Monday, 16 February 2015

The Book of Life

Buenos días mis amigos. Out now on Blu-Ray and DVD comes The Book of Life, starring Diego Luna, Zoe Saldana and Channing Tatum. It's produced by Guillermo del Toro and directed by Jorge Gutierrez. and is a burrito shaped Kaleidoscope of colour, music, energy and loveliness. Which is terrible because reviewing films that are good, is so much harder than simply hating them.


A bus full of cartoon children arrives at a museum and are greeted by a sexy cartoon lady called Mary Beth (Christina Applegate). She steals an illusionary trick from Labyrinth, or Dark Crystal or one of those, and takes the children into a dark back room where she explains the various stories of Mexican mythology to them. The story of the film revolves around some easily merchandisable toy dolls that she happens to have nearby.


The story is a love story, and concerns two small boys and a young girl and eventually an amusing pig with an amusing bark. The boys, Manolo and Joaquín are in love. Not with each other, but with the prettiest girl in town María (Saldana). The reason Christina Applegate shows them the lives of these two young boys and their potential wife is due to two gods. They have an interest in the affairs of humans as they enjoy betting on events. The Ruler of the Land of the Remembered is La Muerte (Kate del Castillo) who is the wife or something of Xibalba: ruler of the Land of the Forgotten (Ron Perlman). They are basically in charge of a kind of Mexican heaven where everyone is a Mexican skeleton or a hellish Mexican dusty man. One of the things I liked about this film is that the two opposing forces aren’t particularly good or evil. The ‘bad’ guy is a charming but mischievous character, and though he tells fibs you don’t get the feeling that he’s deluded enough to think he’s gonna get away with anything, and he doesn’t do very much harm, except a couple of brief temporary murders.

Manolo, descended from nothing but bullfighters but with a passion for Indie Rock from the 90s and 00s, is representing the passionate romantic kinda guy that loves Radiohead covers more than watching bulls being killed into tacos. Joaquín also represents an attractive man archetype but has a magic evil medal that protects him from harm, but doesn’t protect him from being a sexist prick from time to time in place of genuine charm. The kind’ve person who would definitely put his cock in your face while you were asleep, but you wouldn’t be able to bring yourself to be annoyed at him.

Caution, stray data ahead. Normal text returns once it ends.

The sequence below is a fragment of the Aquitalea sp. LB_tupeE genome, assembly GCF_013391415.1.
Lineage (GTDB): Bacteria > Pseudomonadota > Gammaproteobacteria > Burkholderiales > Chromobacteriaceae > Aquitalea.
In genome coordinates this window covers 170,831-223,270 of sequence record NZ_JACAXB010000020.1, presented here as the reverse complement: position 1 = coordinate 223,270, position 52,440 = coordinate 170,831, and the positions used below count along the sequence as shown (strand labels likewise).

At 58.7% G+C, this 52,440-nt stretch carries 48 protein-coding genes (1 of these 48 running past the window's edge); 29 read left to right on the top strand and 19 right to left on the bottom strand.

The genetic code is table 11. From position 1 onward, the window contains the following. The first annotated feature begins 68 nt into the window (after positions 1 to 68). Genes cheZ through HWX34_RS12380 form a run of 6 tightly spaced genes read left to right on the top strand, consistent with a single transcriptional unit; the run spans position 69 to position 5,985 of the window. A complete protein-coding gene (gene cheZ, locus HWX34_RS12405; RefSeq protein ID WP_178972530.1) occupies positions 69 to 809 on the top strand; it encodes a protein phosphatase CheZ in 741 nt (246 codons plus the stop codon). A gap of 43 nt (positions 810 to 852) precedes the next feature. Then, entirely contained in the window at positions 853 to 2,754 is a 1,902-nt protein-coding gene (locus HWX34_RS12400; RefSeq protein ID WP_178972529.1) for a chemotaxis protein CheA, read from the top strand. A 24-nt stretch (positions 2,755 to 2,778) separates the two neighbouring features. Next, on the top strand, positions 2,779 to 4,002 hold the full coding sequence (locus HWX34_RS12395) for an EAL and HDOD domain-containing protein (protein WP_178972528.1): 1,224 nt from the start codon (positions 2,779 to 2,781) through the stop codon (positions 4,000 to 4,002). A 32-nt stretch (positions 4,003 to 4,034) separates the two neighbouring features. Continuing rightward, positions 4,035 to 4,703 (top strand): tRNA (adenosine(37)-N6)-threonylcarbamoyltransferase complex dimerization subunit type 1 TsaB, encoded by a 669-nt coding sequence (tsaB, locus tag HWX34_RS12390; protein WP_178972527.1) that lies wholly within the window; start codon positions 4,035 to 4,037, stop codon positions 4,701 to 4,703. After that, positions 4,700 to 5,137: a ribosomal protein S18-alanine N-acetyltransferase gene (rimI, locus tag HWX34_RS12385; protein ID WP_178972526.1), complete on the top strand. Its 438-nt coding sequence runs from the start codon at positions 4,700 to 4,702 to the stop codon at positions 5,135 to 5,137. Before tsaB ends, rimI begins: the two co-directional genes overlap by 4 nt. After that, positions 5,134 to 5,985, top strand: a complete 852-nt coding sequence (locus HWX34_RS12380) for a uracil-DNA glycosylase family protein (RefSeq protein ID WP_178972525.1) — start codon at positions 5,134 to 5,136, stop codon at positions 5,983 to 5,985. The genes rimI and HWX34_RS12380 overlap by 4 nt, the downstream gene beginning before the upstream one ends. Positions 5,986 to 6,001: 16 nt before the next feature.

It was around this time that my days of working too much started to catch up on me, my friend who I watch these things with hadn’t made it so I had no one with me. Usually there’s someone with me to ensure that I’d be too embarrassed to fall asleep in case I drool on them. From here on in the film is five times as colourful as ever before. Danny Trejo appears at one point because it’s a film about Mexicans and then Ice Cube appears as an amusing but disappointing cameo as a friendly yellow santa man with a beard made out of clouds. It felt miscast for me, primarily because I can’t figure out why anyone in Mexico would fabricate a religion with a token black guy playing the unusual role of token white guy in an otherwise predominantly Mexican heaven.


I’m not sure what happened at the end really as I say I started to dribble and black out but I assume it was a happy ending, and I left feeling like it was an animated, good natured love story with a supernatural twist aimed at neither adults or children in particular. Like Hugo or [some sort’ve lazy pedophile joke]. I get the feeling it’s called the Book of Life, and not the ballad of Maria and Her Two Stalkers so they can have a different story for a sequel which I would welcome. Kids are idiots but this film was awesome.

Era Muy Bueno, 4/5.

★★★★☆

Dave Roberts


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